Summary è Lieutenant Hornblower 102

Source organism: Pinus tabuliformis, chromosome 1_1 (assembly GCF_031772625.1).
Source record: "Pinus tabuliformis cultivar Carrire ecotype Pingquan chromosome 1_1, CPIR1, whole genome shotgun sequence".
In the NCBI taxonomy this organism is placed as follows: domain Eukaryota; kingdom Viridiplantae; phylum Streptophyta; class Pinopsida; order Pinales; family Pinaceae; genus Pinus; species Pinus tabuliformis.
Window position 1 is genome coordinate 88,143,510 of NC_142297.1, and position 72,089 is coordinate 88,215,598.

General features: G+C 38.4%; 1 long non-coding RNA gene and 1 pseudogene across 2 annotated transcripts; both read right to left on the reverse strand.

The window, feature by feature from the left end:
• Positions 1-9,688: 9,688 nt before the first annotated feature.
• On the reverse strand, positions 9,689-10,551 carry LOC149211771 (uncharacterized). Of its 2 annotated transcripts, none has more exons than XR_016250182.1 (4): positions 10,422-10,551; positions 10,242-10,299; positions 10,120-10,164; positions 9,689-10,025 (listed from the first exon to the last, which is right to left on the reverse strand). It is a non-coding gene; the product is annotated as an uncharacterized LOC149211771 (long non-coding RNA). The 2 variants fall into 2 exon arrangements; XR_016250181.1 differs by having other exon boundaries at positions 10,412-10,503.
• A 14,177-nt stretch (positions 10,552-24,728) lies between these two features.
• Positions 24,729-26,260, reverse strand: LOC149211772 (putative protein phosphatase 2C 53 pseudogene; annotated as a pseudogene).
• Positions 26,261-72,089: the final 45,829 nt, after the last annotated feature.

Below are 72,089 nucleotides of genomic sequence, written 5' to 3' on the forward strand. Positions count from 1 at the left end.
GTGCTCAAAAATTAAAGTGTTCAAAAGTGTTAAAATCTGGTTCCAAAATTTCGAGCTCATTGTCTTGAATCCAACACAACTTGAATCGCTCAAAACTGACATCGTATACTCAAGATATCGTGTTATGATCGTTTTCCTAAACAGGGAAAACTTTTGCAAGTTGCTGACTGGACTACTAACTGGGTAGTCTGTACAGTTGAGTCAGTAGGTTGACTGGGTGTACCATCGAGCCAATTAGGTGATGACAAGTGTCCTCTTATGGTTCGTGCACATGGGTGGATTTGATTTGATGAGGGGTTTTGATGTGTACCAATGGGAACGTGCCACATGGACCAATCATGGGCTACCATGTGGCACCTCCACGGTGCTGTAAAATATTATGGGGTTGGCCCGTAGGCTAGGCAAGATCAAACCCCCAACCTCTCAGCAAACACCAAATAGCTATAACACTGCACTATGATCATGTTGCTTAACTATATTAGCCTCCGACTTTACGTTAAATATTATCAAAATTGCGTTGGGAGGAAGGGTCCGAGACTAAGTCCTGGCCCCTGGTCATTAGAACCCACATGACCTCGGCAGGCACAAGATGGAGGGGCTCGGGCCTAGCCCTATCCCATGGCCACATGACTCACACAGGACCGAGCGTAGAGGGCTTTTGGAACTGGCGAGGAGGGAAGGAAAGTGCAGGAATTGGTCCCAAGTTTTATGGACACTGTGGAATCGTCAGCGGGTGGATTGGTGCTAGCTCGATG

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Summary è Lieutenant Hornblower 102 Ë [Download] ➼ Lieutenant Hornblower By C.S. Forester – In this gripping tale of turmoil and triumph on the high seas Horatio Hornblower emerges from his apprenticeship as midshipman to face new responsibilities thrust upon him by the fortunes of war betwe In this gripping tale of On the fighting ships of the Napoleonic Wars the young lieutenant distinguishes himself in his first independent command He also faces an adventure uniue in his experience Mari. Lieutenant Hornblower may be the name of the book and he's certainly what it's about but there's a fine little twist that begins on the first page and is sustained throughout Lieutenant Hornblower is not from his point of viewInstead of experiencing HMS Renown's time in the Caribbean through Lieutenant Hornblower's eyes we see the Renown's mission to Santo Domingo from the perspective of one of Horatio's superior officers Lieutenant William Bush Bush a solid steady unimaginative Lieutenant meets Hornblower in the earliest stages of the novel and everything we know about the title character comes through the filter of Bush At first Bush finds Hornblower fascinating then he feels a twinge of jealousy then some fear when he wonders if Hornblower is responsible for maiming Captain Sawyer and putting him permanently out of commission then wonder at Hornblower's self control then some admiration before a return of anger and finally a deep respect and devoted friendship for the junior officer who is destined to become his superiorIt's an interesting move for an author of a series to make but CS Forester's use of Bush in Lieutenant Hornblower is effective in a couple of pragmatic ways First Forester controls exactly what he wants us to know about Hornblower; second this withheld knowledge leaves us always wondering along with Bush whether Hornblower really did have anything to do with the injuring of Captain Sawyer and maybe even his murder during the retaking of Renown from a pack of captured privateers; third it gives us the very important experience of seeing how the men who follow Hornblower subordinates and superiors alike come to lay their lives on the line for such a distant arrogant mysterious and precocious young manLieutenant Hornblower isn't without its flaws though It's nautical bits seem to be a bit of annoyance to the author who uses them primarily as a way to move the reader from one nasty battle or action set piece to the next This peculiarity makes it feel like something out of the Sharpe series Bernard Cornwell's anti heroic rifleman than Patrick O'Brian's superior AubreyMaturin series Which isn't to say that Cornwell and Forester are bad far from it but I'd much rather eat a perfectly cooked steak than overcooked hamburgersThen again when steak isn't available burger is a satisfying substitute And I've know doubt I will be eating burgers again very soon